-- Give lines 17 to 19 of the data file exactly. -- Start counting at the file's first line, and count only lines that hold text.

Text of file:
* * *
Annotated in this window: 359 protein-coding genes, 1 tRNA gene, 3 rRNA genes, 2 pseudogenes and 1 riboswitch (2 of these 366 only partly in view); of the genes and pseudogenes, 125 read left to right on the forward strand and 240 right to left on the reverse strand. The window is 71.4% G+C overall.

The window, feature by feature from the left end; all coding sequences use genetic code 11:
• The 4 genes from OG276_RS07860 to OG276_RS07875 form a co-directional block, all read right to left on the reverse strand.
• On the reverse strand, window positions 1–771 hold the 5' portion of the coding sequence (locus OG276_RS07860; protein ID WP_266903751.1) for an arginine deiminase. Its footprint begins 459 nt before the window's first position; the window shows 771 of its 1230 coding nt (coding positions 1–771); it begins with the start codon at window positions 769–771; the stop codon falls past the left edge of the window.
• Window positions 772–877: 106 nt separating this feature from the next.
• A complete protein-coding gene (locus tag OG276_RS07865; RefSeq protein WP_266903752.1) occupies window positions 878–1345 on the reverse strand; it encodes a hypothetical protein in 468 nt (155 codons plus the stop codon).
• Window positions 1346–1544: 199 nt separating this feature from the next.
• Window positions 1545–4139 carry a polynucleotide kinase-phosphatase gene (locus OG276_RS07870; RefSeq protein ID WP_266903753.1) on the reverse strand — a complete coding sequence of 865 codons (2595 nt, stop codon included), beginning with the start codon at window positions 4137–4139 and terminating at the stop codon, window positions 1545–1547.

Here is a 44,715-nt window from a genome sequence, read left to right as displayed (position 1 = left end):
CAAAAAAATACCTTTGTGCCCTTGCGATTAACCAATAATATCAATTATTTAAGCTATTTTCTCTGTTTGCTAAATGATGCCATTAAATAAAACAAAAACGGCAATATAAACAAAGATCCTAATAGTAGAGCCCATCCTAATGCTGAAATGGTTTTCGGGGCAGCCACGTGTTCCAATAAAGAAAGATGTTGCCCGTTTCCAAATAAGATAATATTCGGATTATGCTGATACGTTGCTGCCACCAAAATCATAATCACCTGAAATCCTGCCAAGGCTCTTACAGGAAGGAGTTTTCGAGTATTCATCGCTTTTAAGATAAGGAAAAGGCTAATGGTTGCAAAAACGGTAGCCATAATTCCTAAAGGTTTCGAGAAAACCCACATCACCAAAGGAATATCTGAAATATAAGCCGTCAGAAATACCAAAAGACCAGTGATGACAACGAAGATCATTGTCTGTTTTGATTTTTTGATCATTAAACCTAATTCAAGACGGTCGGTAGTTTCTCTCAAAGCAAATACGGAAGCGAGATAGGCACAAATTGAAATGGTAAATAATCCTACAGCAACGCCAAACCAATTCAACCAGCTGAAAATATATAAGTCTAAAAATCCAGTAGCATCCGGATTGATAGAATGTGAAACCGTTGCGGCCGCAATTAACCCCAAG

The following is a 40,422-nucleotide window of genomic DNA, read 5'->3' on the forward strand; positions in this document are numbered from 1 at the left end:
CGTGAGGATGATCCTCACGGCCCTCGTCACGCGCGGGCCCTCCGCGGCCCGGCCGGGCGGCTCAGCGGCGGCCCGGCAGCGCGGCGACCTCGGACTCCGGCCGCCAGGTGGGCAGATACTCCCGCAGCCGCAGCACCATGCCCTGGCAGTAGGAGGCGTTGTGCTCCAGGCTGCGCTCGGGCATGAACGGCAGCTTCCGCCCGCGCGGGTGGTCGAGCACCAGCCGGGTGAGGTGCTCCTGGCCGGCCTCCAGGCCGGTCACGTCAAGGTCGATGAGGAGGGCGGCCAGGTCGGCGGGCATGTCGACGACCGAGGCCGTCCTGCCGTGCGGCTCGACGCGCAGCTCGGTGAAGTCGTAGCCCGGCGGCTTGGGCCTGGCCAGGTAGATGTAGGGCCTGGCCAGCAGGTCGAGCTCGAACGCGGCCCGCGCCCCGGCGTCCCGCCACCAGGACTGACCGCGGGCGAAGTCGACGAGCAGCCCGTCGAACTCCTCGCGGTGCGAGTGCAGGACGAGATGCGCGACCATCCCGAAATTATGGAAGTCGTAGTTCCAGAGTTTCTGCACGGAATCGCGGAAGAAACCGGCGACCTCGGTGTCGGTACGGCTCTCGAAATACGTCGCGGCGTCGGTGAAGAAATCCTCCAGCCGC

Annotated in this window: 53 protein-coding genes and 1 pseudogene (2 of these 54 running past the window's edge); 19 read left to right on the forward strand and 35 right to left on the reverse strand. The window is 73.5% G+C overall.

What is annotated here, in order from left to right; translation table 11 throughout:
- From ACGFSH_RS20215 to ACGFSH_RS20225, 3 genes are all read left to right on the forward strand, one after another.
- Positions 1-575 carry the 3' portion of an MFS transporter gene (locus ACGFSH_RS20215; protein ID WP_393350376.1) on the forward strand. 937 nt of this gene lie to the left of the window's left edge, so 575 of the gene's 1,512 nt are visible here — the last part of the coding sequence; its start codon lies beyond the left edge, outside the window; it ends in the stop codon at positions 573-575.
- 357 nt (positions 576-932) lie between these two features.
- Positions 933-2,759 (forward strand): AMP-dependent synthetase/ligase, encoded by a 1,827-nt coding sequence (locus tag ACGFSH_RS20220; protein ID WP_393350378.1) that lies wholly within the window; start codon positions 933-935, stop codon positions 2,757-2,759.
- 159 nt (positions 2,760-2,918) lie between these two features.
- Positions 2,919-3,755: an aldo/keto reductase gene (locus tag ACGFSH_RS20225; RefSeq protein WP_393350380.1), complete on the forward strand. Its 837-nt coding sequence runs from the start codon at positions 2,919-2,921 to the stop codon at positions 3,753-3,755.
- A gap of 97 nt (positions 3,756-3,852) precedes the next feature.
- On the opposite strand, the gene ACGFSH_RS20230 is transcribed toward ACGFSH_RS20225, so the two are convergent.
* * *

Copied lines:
- 357 nt (positions 576-932) lie between these two features.
- Positions 933-2,759 (forward strand): AMP-dependent synthetase/ligase, encoded by a 1,827-nt coding sequence (locus tag ACGFSH_RS20220; protein ID WP_393350378.1) that lies wholly within the window; start codon positions 933-935, stop codon positions 2,757-2,759.
- 159 nt (positions 2,760-2,918) lie between these two features.